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Opinion

Newsletter: What a week: Trump insults China, Jews and Denmark

Donald Trump
President Trump
(Andrew Rush / Associated Press)

Good morning. I’m Paul Thornton, and it is Saturday, Aug. 24, 2019. Let’s take a look back at the week in Opinion.

This was just one of those weeks for Donald Trump (and for the rest of us). Almost nothing he said was lucid, and anything that came out of his mouth had value insofar as that mouth belongs to the president of the United States. Since Trump happens to be the most powerful human on the planet right now, we have to pay attention to what would be dismissed as confused ramblings if they were uttered by a relative at Thanksgiving dinner.

I haven’t exactly narrowed it down for you, right? I could be talking about what happened at the beginning of the week, when Trump floated the idea of buying Greeland from Denmark, only to be rejected by a rightly incredulous Danish prime minister. Or I could be talking about him “hereby ordering” American businesses to repatriate any operations they might have in China, triggering a massive sell-off in financial markets. Or there’s his shocking statement that Jewish Americans who don’t vote for Republicans are uninformed or disloyal.

I’ll start with his statements (yes, he actually made a few) about American Jews, words that echo anti-Semitic tropes from history used to persecute the Jewish people. As Lev Golinkin warned in an op-ed article, “By labeling Democrat-voting Jews as disloyal, the White House is spreading a hateful lie and attacking a powerful and quintessentially American ideal.” L.A. Times

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There was actually important news concerning Greenland this week, but Trump managed to cook up a massive helping of distraction that, amazingly, also kept the focus on Greenland. Entertaining as Trump’s spat with the Danish prime minister might be, it provides a disturbing look at how the president might personalize negotiations with more formidable world powers, warns Michael McGough: “Remember that the next whimsical foreign policy decision by this president might not be a laughing matter.” L.A. Times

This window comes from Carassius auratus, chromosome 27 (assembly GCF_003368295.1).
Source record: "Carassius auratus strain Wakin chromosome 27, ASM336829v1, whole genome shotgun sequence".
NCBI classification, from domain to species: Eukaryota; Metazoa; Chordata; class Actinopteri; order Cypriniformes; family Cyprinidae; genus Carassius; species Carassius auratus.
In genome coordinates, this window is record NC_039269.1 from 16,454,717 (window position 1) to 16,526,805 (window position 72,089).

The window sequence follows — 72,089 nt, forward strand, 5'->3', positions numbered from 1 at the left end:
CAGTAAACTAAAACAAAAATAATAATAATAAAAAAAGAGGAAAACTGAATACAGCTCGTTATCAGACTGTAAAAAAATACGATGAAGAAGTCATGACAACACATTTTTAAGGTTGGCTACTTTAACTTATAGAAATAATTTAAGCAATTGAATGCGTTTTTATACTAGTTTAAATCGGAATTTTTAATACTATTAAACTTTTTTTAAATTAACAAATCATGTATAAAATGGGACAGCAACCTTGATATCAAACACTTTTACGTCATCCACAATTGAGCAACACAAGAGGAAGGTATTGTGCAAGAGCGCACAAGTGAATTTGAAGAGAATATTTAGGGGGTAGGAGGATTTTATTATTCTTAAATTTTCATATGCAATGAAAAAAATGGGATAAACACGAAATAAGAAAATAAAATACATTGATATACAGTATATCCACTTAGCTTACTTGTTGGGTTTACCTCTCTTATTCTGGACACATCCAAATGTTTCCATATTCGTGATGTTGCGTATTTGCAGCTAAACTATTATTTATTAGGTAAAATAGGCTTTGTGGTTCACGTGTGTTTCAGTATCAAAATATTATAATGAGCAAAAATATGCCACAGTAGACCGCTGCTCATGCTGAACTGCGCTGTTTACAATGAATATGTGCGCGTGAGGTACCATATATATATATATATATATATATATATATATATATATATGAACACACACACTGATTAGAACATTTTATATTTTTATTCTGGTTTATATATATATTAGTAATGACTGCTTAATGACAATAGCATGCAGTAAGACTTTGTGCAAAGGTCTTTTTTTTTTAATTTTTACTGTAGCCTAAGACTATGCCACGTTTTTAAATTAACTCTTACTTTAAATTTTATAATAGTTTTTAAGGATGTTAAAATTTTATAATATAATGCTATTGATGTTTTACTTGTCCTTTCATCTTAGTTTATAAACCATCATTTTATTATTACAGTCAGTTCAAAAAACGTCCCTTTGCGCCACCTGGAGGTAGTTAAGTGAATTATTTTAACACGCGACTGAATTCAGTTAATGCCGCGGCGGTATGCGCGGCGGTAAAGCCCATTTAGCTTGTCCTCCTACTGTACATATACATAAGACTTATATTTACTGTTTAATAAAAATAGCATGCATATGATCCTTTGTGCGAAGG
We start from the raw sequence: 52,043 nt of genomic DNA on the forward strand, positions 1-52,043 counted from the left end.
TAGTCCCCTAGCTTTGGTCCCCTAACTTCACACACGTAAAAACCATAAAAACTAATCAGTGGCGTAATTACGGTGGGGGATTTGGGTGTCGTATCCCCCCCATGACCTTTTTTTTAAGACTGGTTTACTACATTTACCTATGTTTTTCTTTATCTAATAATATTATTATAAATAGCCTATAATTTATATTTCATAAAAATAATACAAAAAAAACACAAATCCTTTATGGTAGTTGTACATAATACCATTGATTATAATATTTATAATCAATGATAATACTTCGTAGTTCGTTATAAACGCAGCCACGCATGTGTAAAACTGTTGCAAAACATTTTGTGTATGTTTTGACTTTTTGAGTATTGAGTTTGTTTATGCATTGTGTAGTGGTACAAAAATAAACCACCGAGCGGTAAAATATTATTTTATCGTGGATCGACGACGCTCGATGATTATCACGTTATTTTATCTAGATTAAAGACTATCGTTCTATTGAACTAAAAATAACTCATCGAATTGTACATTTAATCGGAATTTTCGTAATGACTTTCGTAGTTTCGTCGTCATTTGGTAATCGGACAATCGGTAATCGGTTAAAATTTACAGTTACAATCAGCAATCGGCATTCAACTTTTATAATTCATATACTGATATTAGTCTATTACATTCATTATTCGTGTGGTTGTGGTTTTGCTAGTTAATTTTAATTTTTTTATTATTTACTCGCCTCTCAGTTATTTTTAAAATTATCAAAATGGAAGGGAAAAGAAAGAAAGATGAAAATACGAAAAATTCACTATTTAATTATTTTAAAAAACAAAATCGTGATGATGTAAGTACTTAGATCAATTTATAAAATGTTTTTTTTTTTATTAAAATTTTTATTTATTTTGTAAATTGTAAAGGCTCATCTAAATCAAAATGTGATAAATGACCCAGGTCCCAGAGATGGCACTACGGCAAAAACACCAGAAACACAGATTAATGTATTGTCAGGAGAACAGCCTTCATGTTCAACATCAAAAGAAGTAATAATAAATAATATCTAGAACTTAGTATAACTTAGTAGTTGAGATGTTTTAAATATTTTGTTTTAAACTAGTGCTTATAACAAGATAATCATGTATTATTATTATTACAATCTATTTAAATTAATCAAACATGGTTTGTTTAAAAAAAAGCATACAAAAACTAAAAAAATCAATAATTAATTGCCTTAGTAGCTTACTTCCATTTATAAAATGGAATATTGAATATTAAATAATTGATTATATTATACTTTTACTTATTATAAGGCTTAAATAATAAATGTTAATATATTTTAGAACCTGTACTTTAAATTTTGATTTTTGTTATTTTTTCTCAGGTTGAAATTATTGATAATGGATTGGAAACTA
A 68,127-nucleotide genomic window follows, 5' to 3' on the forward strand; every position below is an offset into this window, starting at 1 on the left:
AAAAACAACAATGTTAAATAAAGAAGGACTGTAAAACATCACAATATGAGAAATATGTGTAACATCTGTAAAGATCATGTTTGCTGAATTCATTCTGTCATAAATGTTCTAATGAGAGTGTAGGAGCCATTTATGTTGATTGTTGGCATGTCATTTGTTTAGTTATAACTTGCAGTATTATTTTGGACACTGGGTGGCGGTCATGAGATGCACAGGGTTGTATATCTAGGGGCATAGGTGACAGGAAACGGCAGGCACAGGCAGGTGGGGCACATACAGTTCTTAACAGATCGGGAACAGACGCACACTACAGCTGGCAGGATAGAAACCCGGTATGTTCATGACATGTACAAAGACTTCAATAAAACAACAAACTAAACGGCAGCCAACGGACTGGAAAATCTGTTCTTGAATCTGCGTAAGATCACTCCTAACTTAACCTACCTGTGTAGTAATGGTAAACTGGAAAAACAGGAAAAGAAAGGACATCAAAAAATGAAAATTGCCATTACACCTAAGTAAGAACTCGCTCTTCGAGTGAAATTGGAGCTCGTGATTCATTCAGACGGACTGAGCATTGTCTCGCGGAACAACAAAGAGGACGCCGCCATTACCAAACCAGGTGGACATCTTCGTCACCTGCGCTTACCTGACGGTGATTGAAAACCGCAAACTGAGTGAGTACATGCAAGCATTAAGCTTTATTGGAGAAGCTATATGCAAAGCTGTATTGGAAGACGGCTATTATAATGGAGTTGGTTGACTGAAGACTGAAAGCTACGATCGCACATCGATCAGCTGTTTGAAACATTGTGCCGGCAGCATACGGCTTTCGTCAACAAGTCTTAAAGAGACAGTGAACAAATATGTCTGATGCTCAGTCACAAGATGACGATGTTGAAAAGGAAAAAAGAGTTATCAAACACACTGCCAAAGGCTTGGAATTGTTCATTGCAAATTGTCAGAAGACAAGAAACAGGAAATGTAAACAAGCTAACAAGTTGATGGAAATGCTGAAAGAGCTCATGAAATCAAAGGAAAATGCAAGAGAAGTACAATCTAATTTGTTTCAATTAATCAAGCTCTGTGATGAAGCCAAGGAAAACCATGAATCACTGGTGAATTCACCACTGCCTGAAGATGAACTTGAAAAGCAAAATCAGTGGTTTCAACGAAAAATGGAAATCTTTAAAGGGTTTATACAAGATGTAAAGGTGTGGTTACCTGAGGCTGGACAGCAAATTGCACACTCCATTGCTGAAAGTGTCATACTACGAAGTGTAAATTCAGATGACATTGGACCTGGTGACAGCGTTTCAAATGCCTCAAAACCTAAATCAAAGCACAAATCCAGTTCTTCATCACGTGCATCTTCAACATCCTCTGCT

This is the president who may have to get us through a recession, and Trump has done little to reassure worried Americans in light of troubling warning signs from the global economy. Instead of coming up with a contingency plan — and, credit him for talking about cutting the payroll tax — he’s accusing his political opponents of welcoming an economic downtown and denying that there are any warning signs at all. L.A. Times

The National Rifle Assn. is in crisis, and if it folds, then good riddance. The more we find out about the inner finances of the newly cost-conscious gun lobbying group, the more it appears to be set up at least partly to enrich its chief executive, Wayne LaPierre. Whatever happens internally, “any erosion of influence by the NRA, with its long track record supporting policies that endanger us all, would be good for the country,” says the editorial board. L.A. Times

Anti-vaxxers can’t traffic in violent language and then claim ignorance when someone gets hurt. State Sen. Richard Pan (D-Sacramento), the pediatrician-turned-lawmaker who wrote the California law closing a loophole exploited by unscrupulous doctors and parents who would rather not inoculate their children, has been compared to Adolf Hitler and Nazi doctor Josef Mengele at anti-vaxxer rallies. Now, those groups are disingenuously expressing shock that Pan was physically assaulted earlier this week. L.A. Times

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Reach me: paul.thornton@latimes.com


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